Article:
Liquid error: wrong number of arguments (2 for 1) Land Registry datashows 6.7% annual house price rise | Marsh & Parsons Sales and Lettings Estate Agents London

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Land Registry datashows 6.7% annual house price rise

Fri 27 Feb 2015

According to the latest data from Land Registry, house prices in the UK saw an annual increase of 6.7%. This

takes the average property value in England and Wales to 179,492. House prices are up 1.3% since December.

The regional data indicates that the capital experienced the greatest increase in its average property value over

the last 12 months with a movement of 12%. The greatest monthly rise was experienced in the North West with a

movement of 2.6%. In the North East the lowest annual price growth was recorded with a movement of

0.1%.Yorkshire & The Humber saw the largest monthly price fall of 1.5%.

Sales and repossessions data for November 2014 show that the number of completed house sales in England &

Wales decreased by 19% to 68,107 compared with 83,726 in November 2013. The number of properties sold in

England and Wales for over 1 million decreased by 18% to 869 from 1,060 a year earlier. Repossession

volumes in England and Wales decreased by 47% to 687 compared with 1,286 in November 2013. London was

the region with the greatest fall in repossession sales.

Stephen Smith, Director, Legal & General Mortgage Club and Housing, had this to say: "The housing market

seems to have continued its forward momentum as prices are again on the rise. Homeowners may welcome this

increase to their property's value, but the fact is, rapid house price growth is not beneficial in the long term. To

achieve a healthy and sustainable market, where families are not priced out of certain areas, house prices need

to grow at a similar rate to inflation.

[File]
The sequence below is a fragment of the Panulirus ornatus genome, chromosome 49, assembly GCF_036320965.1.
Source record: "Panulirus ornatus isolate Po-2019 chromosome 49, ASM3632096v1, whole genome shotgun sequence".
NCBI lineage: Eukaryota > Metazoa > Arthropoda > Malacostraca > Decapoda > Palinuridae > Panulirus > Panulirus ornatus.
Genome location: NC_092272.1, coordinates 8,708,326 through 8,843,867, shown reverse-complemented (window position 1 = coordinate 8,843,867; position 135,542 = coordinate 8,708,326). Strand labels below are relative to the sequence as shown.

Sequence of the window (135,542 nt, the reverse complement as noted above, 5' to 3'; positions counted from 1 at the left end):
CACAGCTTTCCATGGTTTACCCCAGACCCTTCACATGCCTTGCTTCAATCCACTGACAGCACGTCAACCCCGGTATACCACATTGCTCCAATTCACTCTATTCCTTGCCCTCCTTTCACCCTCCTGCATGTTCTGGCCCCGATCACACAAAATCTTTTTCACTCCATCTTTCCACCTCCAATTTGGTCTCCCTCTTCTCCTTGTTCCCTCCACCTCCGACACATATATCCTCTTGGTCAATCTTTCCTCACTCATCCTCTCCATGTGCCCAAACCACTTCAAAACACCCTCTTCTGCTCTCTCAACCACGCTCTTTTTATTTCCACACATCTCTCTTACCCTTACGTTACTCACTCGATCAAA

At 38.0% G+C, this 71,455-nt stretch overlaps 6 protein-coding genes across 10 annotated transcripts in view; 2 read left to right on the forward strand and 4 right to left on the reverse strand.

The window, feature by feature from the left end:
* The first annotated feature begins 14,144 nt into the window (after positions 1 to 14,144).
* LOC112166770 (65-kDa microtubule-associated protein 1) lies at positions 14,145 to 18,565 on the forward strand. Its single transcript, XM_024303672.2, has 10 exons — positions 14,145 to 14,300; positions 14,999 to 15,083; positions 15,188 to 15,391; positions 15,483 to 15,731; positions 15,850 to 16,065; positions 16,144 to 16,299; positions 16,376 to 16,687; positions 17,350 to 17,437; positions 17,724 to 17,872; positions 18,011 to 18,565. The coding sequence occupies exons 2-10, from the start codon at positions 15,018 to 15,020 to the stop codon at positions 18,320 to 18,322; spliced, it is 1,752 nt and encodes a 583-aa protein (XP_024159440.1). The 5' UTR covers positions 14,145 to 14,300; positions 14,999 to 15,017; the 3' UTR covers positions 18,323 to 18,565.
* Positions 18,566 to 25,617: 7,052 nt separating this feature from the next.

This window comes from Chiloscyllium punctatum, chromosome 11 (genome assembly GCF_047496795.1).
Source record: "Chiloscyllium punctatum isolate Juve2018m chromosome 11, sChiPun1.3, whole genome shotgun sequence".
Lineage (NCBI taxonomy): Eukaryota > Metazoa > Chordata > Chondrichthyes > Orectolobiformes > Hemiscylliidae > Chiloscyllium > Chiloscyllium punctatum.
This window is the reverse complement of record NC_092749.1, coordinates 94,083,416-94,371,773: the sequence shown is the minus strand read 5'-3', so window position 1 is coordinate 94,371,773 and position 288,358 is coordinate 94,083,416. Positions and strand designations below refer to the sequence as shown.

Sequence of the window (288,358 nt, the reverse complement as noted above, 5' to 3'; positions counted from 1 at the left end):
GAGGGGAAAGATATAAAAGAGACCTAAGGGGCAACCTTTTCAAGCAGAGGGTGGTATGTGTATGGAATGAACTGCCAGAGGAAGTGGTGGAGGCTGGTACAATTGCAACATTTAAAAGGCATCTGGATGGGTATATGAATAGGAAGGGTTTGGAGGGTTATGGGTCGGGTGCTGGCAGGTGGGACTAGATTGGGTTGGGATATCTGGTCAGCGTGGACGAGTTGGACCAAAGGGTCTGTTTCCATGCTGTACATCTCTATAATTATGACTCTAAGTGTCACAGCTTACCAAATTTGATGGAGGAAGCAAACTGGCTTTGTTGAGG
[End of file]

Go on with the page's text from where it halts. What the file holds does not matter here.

With demand for housing still strong, prices will continue to be pushed up unless we find a lasting solution. Put

simply we need to build more houses. This issue is very topical at the moment and has firmly claimed its place on

the political agenda as we run up to the election. However, there is still much work to be done to reach a balance

between supply and demand to it is important that political parties do not become complacent."

Peter Rollings, CEO of Marsh & Parsons, comments: "House price growth regrouped in January after an

underwhelming end to 2014. All the fundamentals are in place to help the market get back into its stride, and

stamp duty savings and competitive mortgages rates are already enticing buyers and sellers to the market and

upping demand. This is good news for the wider housing recovery, which at the moment is still largely restricted

to the South East as many other regions have a long way to go before they are within sights of the towering

annual growth witnessed in the capital. In these places, access to Help to Buy and more affordable properties are

the key stimulants invigorating demand at the entry level.

On a monthly basis, the London market is dialling back to more reasonable conditions after the whirlwind of last

year, allowing buyers some valuable let-up from cut-throat market conditions. A greater supply of properties on

the market is music to the ears of London home buyers, and this optimism is feeding into a healthy demand. A

feel-good factor at the culmination of the general election should get the top tiers of the property market moving

again as the uncertainty clears, and this is likely to mitigate any shortfall in the meantime."

Warren Lewis

27 Feb 2015

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